[6795-81-9] · C2Cl6Hg · Bis(trichloromethyl)mercury · (MW 437.33)
Physical Data: mp 141 °C.
Solubility: sol ether, THF, CHCl3; insol cold H2O, petroleum ether.
Preparative Method: reaction of Mercury(II) Chloride (HgBr2 has proven to be unreactive) with Sodium Trichloroacetate (1:2 molar ratio) in dry monoglyme at reflux for 1 h affords Hg(CCl3)2 as a crystalline solid after purification.
Purification: recrystallization from CHCl3.
Handling, Storage, and Precautions: flame-dried glassware and an atmosphere of dry nitrogen are used for the reactions. Organomercury(II) compounds should be carefully handled and skin contact and inhalation should be particularly avoided. All reactions must be conducted in a well-ventilated hood.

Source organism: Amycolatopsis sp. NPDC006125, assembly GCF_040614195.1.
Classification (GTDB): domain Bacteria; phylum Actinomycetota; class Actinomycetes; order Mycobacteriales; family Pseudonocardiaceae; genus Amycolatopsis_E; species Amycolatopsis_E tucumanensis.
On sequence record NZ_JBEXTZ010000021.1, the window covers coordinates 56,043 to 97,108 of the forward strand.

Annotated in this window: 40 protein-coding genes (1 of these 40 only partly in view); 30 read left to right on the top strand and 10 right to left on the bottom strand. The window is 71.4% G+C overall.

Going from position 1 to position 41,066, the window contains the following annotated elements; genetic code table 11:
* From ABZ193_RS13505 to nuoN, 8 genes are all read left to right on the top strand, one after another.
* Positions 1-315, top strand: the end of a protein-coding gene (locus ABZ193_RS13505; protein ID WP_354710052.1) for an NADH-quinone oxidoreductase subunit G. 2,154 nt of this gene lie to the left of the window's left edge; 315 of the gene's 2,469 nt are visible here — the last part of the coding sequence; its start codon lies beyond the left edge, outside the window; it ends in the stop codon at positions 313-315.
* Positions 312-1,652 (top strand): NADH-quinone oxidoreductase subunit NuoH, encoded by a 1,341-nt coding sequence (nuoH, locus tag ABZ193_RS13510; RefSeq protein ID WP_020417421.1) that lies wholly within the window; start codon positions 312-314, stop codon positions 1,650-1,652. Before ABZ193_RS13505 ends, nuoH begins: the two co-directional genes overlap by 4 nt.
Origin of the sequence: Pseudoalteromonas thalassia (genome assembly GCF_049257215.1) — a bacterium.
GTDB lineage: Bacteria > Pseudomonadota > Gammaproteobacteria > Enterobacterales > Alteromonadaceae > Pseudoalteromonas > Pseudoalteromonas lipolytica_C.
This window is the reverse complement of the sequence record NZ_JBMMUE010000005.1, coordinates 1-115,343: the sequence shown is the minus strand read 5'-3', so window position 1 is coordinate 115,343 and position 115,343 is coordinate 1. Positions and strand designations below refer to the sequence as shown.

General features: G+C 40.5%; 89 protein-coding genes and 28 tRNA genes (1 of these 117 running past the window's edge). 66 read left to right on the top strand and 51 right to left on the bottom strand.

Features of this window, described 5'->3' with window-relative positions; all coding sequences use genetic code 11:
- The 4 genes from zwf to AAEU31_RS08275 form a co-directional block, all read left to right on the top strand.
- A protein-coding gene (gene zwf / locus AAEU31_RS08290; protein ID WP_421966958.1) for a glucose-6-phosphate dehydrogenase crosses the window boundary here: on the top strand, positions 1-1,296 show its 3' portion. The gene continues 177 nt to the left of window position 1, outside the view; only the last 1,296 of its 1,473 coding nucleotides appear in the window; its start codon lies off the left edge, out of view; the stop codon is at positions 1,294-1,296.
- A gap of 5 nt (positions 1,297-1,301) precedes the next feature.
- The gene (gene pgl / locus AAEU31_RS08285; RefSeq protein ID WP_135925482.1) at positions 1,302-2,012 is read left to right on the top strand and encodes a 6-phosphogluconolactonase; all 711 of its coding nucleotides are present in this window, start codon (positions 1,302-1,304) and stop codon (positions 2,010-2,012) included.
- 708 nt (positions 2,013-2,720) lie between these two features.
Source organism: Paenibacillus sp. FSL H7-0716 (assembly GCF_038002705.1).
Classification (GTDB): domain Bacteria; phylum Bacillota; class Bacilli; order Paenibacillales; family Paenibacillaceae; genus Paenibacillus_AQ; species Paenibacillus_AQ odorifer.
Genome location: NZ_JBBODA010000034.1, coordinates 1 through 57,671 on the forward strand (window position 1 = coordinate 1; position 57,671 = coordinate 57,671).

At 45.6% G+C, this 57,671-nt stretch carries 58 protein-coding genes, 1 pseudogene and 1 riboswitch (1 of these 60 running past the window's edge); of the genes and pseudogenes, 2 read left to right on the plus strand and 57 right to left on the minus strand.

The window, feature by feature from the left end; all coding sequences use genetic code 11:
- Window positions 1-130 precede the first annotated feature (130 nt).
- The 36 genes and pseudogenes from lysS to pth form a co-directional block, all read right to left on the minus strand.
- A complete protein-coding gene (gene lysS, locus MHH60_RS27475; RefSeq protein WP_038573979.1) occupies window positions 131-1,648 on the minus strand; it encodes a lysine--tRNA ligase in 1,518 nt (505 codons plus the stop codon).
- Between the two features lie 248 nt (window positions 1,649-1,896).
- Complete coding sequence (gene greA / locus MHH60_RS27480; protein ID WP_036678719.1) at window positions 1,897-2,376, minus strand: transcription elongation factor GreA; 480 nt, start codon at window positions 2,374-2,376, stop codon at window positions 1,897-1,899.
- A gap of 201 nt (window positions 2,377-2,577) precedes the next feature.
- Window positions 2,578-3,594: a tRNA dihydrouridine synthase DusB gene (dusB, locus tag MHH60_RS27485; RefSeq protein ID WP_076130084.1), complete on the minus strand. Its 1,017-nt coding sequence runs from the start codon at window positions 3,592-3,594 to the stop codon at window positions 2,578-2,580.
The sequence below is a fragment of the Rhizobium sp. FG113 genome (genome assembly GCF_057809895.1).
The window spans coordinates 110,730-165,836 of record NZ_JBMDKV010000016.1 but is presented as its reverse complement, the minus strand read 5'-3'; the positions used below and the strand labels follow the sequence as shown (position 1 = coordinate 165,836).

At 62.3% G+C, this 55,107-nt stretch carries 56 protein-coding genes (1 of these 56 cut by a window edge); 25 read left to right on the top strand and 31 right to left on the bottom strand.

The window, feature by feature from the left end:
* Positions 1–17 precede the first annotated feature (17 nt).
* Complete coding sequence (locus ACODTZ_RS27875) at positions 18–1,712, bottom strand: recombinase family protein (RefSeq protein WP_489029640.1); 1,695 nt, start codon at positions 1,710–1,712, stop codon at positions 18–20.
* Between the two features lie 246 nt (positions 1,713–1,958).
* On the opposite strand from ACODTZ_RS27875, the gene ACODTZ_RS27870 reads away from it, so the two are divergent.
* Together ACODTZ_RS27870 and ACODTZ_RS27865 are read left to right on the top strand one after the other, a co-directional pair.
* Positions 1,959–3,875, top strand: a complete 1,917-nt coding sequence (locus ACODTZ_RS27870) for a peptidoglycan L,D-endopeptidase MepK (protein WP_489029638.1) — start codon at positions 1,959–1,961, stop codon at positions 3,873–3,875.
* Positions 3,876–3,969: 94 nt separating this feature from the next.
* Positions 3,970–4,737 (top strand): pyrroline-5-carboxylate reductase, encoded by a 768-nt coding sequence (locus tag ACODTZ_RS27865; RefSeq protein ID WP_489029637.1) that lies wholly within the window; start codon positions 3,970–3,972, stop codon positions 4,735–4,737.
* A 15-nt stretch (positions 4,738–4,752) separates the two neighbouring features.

Gas phase pyrolysis of Hg(CCl3)2 at 350 °C gave mainly C2Cl4 and minor amounts of C2Cl6.2,3 Similar pyrolysis in the presence of excess cyclopentadiene yields chlorobenzene, originated from addition of :CCl2 to the C=C bond of the diene. Further and compelling evidence for carbene generation under pyrolytic conditions arises from investigations by matrix isolation techniques after the gas phase pyrolysis, allowing characterization of the intermediate species.2,3
A major reaction of some a-haloorganomercurials is their ability to cyclopropanate alkenes.1 When dealing with Hg(CCl3)2, the reaction takes place at elevated temperatures and gives only modest yields (eq 1).4 Yields can be slightly improved by raising the temperature. Thus, for example, running the reaction in an autoclave for 15 min, cyclohexene yields 25% of cyclopropanation at 200 °C, but 36% at 250 °C.4
José Barluenga, Miguel Tomás & José M. González
Universidad de Oviedo, Spain